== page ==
Therefore the reference of God to "us" and "our" in Genesis may indeed be quite archiac, bearing witness to the antiquity of the narrative, but does not indicate a necessary interpretation that there were "gods" plural taking part in the creation. It is clear from other uses of plural forms of certain Hebrew words, in relation to God, that this is an accepted lexical (and ultimately oral) practice and that superlative plurals were occasionally applied to God. Also the broader context of Genesis 1 shows Elohim as a singular entity, and it would be strange to have a sudden shift in the intended indicated numerical quantity of the subject (Elohim) given the unity of the narrative.

Now, it is true however that the earliest Christian Church Fathers saw the plurals in Genesis 1:26 as a reference to the Trinity. I will grant that as an interpretive and theological possibility as well, but only if it acknowledges that in that case such a meaning must have been originally vieled to the Israelites' understanding at that time, and that also the text has to have made sense in its original context and time period in which it occured. It however cannot simply be wholly reinterpreted to refer to only the Trinity without any consideration of its function and meaning in the original text. A careful biblical hermeneutic (method of interpretation) will not ignore the original contextual meaning of the text, even if it may have additional theological significance.

However, we do know from the New Testament writers' quotations of Old Testament scriptures that they often saw dual or multiple fulfillment in some prophetic passages and even attributed a second meaning to some passages such as in Matthew's reapplication of meaning to Jeremiah 31:15, which originally referred to the devastation of the Babylonian invasion of Israel, to Herod killing all young males around Bethlehem in Matthew 2:18. So conceivably Genesis 1:26 may also be seen as offering a secondary meaning of reference to the Trinity. However I do believe that the lexical explanation for the Hebrew intensive, qualitative, or superlative plural usage as applied to "let Us create man in Our image" (Genesis 1:26) makes sense of the original text and is theologically satisfactory as well.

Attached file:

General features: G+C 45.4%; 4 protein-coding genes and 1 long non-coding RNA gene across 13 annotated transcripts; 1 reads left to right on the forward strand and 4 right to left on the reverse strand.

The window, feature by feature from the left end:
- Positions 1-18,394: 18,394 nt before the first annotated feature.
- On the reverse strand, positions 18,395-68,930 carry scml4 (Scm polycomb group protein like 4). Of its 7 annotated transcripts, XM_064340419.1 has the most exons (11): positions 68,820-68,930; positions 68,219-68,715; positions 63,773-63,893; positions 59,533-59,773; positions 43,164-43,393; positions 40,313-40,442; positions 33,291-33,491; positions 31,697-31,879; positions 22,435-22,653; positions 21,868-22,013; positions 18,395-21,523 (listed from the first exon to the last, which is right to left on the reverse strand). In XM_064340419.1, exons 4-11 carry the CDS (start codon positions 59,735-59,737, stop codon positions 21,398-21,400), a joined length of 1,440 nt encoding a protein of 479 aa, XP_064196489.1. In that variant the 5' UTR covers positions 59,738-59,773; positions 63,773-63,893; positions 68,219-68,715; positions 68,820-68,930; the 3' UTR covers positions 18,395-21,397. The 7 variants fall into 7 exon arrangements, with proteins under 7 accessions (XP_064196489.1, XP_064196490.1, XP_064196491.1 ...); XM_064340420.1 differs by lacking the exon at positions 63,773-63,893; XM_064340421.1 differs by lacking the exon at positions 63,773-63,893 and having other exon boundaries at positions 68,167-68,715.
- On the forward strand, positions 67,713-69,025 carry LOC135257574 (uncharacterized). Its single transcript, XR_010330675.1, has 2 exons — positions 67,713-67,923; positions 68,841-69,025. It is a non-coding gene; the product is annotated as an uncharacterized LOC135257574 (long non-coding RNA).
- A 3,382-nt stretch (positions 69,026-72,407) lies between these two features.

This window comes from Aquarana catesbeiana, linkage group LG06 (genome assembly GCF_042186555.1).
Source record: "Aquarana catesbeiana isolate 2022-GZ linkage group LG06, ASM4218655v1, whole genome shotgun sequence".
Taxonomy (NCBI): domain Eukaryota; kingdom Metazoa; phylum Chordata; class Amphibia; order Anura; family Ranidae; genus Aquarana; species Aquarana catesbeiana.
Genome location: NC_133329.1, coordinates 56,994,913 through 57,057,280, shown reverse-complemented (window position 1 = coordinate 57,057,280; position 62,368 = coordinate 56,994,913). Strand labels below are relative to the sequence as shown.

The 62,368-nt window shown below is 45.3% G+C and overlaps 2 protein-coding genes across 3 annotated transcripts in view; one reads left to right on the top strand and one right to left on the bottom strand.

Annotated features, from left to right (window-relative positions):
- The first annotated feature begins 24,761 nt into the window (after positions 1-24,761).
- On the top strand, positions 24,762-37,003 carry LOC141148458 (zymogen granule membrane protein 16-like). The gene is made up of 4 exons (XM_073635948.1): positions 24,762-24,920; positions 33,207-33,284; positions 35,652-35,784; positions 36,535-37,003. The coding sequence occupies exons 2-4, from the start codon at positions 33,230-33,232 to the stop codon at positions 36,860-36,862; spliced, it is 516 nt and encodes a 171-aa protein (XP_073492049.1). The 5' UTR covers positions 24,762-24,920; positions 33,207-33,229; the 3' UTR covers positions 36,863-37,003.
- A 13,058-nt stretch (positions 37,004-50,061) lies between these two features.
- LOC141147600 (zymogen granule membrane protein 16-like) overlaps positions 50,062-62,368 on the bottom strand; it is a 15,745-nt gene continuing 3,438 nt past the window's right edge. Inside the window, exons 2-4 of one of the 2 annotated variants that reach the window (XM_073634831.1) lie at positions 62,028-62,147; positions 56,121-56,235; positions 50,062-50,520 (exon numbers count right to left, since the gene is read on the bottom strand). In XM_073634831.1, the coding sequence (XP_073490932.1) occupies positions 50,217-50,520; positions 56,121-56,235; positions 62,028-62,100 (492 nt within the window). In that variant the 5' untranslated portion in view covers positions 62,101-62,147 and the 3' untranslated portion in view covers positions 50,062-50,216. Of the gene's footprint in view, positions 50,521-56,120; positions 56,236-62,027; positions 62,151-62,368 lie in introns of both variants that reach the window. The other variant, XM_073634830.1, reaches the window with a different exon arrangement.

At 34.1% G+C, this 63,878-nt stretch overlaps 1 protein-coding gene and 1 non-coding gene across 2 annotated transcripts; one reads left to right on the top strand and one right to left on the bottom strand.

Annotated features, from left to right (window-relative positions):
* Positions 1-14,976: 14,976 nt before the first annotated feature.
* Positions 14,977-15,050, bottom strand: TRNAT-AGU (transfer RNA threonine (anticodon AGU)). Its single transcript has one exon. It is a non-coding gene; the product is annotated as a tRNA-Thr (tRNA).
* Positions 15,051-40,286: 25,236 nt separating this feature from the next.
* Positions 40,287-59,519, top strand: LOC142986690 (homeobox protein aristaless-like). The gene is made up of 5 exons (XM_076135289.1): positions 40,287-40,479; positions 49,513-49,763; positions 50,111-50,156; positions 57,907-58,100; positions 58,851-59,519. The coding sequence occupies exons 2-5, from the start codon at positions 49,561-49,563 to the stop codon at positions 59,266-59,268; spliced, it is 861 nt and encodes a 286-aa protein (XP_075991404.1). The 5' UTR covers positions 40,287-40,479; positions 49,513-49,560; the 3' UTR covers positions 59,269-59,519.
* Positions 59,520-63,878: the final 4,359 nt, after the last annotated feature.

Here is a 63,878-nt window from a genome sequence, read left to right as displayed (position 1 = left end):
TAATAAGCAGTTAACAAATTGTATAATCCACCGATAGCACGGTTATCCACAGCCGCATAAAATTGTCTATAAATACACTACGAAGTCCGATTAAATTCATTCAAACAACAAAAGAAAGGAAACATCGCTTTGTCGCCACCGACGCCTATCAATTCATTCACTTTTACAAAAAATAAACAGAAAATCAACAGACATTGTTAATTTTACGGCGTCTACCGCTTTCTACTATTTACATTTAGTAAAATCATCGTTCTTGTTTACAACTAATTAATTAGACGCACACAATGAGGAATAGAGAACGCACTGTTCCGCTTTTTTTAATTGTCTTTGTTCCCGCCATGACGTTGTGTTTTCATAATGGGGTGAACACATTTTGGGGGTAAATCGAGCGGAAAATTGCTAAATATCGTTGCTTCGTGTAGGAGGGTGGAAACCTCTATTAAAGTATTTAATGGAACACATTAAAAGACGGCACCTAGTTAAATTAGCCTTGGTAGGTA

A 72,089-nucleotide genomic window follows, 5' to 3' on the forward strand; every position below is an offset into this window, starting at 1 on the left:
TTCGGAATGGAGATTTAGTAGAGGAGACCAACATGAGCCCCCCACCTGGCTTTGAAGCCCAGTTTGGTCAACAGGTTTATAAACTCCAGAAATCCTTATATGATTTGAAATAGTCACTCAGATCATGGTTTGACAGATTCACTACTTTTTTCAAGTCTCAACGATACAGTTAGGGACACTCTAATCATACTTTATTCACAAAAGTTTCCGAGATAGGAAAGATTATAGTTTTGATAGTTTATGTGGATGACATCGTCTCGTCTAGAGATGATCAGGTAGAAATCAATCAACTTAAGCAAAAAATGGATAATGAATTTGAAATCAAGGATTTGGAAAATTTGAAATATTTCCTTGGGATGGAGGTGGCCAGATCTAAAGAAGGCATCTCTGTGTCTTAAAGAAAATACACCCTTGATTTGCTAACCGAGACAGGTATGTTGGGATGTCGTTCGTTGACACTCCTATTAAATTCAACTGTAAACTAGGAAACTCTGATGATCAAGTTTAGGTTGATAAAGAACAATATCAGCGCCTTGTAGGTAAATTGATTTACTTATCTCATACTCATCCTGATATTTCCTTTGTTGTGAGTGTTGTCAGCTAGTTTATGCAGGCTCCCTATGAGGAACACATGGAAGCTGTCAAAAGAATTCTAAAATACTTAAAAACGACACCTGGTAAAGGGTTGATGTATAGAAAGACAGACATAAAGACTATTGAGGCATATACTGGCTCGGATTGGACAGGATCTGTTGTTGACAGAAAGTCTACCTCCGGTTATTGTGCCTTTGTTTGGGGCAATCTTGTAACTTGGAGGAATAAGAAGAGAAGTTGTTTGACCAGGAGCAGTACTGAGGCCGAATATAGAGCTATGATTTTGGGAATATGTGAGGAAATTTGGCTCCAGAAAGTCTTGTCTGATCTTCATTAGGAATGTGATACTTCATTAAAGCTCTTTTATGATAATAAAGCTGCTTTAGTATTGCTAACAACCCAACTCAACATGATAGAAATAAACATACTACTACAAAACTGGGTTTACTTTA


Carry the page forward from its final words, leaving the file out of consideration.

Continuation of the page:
In any case, concerning how the Israelites would have understood it - as to whether "gods" or "God" took part in the creation - I am quite sure that when Yahweh's very presence was hovering over Mt. Sinai with a grand accompaniment of blaring trumpets, a smoking mountain, a dark cloud with lightings and thunder emanating from within, and a rumbling earthquake that made it difficult for the people to stand upright, that the ancient Israelites never misunderstood God's pronouncement reaching to their own ears with piercing clarity and power: "For in six days Yahweh made the heavens and the earth, the sea, and all that is in them, and rested the seventh day" (Exodus 20:11). I am quite confident that no Israelite who experienced that awe-inspiring event (at which they trembled - Exodus 19:16) ever believed that anyone other than Yahweh had any hand in creating the universe after that, if they ever did before!